Business Ethics Case Study 500-700 words

PROMPT: Is It Ethical to Dump Toxic Waste in Countries That Allow It? Should a multinational company take advantage of another country’s lack of regulation or enforcement if it saves money to do so? A New York Times news correspondent reporting from Nigeria found a collection of steel drums stacked behind a village’s family living compound. In this mid-1990s case, ten thousand barrels of toxic waste had been dumped where children live, eat, and drink.

As safety and environmental hazard regulations in the United States and Europe have driven toxic waste disposal costs up to $3,000 per ton, toxic waste brokers are looking for the poorest nations with the weakest laws, often in West Africa, where the costs might be closer to $3 per ton. The companies in this incident were looking for cheap waste-dumping sites, and Nigeria agreed to take the toxic chemical waste without notifying local residents. Local people wearing shorts, t-shirts, and sandals unloaded barrels of polychlorinated biphenyls, placing them next to a residential area. Nigeria has often been near the top of the United Nations’ list of most corrupt nations, with government leaders cutting deals to line their own pockets while exposing their citizens to environmental hazards. A more recent example occurred in Côte d’Ivoire (Ivory Coast) in 2006, when residents discovered that hundreds of tons of “slops” (chemicals) from a foreign-owned ship had been dumped near Abidjan, the country’s commercial capital. The ship was owned by a multinational energy company named Trafigura. According to a report from Amnesty International, more than 100,000 residents were sickened, leading to fifteen deaths. Trafigura had illegally dumped the toxic waste in Côte d’Ivoire after searching for a disposal site in several other countries.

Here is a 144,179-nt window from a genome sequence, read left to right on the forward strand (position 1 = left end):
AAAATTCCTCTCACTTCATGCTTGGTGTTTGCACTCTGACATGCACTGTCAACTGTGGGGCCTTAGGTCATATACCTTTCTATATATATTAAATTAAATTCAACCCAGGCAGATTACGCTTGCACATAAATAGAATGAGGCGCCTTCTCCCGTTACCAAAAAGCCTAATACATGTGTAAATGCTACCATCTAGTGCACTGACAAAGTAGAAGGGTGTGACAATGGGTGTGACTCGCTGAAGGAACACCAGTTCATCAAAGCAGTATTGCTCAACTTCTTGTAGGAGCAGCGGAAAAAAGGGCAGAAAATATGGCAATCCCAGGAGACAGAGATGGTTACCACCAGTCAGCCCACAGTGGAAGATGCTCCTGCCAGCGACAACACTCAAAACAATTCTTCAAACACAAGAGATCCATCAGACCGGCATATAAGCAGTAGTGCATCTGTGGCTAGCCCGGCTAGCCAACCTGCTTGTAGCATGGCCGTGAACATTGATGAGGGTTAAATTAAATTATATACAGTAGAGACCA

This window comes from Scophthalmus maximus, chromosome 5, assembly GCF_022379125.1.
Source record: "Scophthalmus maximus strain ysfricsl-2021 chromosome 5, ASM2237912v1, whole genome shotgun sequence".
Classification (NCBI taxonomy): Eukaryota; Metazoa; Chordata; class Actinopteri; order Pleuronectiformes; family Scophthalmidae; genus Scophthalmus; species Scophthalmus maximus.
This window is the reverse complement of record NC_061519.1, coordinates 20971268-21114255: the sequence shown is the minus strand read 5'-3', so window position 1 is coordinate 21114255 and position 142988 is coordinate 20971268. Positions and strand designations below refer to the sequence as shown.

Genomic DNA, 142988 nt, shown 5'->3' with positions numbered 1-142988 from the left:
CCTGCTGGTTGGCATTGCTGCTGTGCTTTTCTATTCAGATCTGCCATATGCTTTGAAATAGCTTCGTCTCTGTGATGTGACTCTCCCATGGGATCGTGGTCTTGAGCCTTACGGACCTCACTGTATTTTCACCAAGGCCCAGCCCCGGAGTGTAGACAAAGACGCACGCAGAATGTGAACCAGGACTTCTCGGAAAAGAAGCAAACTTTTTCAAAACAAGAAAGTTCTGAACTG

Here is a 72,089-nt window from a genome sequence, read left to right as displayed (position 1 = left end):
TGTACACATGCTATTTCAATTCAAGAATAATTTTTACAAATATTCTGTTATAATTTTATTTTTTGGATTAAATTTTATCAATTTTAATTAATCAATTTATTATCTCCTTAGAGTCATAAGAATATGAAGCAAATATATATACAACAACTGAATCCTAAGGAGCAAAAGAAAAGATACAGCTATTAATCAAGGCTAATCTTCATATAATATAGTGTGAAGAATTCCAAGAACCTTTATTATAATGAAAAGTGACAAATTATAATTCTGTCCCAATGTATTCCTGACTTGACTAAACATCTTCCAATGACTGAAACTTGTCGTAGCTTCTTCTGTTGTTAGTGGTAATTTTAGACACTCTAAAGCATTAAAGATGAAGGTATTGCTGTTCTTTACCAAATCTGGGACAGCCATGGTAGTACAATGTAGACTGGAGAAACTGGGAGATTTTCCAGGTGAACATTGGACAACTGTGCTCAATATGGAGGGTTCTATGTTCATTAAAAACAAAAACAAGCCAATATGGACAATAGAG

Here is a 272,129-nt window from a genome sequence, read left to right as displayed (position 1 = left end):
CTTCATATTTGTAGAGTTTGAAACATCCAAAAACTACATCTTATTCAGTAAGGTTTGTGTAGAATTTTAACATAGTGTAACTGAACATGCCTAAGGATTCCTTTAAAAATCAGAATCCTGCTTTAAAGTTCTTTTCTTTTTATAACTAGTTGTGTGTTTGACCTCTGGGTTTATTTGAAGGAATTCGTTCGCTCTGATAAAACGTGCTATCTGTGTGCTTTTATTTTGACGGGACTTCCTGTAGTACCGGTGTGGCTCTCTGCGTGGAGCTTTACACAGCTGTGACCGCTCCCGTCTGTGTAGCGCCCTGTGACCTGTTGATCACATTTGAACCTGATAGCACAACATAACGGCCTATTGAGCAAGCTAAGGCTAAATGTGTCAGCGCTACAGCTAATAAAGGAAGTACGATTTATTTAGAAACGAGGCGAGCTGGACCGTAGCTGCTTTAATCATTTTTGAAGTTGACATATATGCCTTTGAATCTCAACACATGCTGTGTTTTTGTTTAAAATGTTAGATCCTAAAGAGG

43 Critical Thinking

  • Should a U.S. or European company take advantage of a country’s weak approach to business and political ethics?
  • Would your answer change if your decision saved your company $1 million?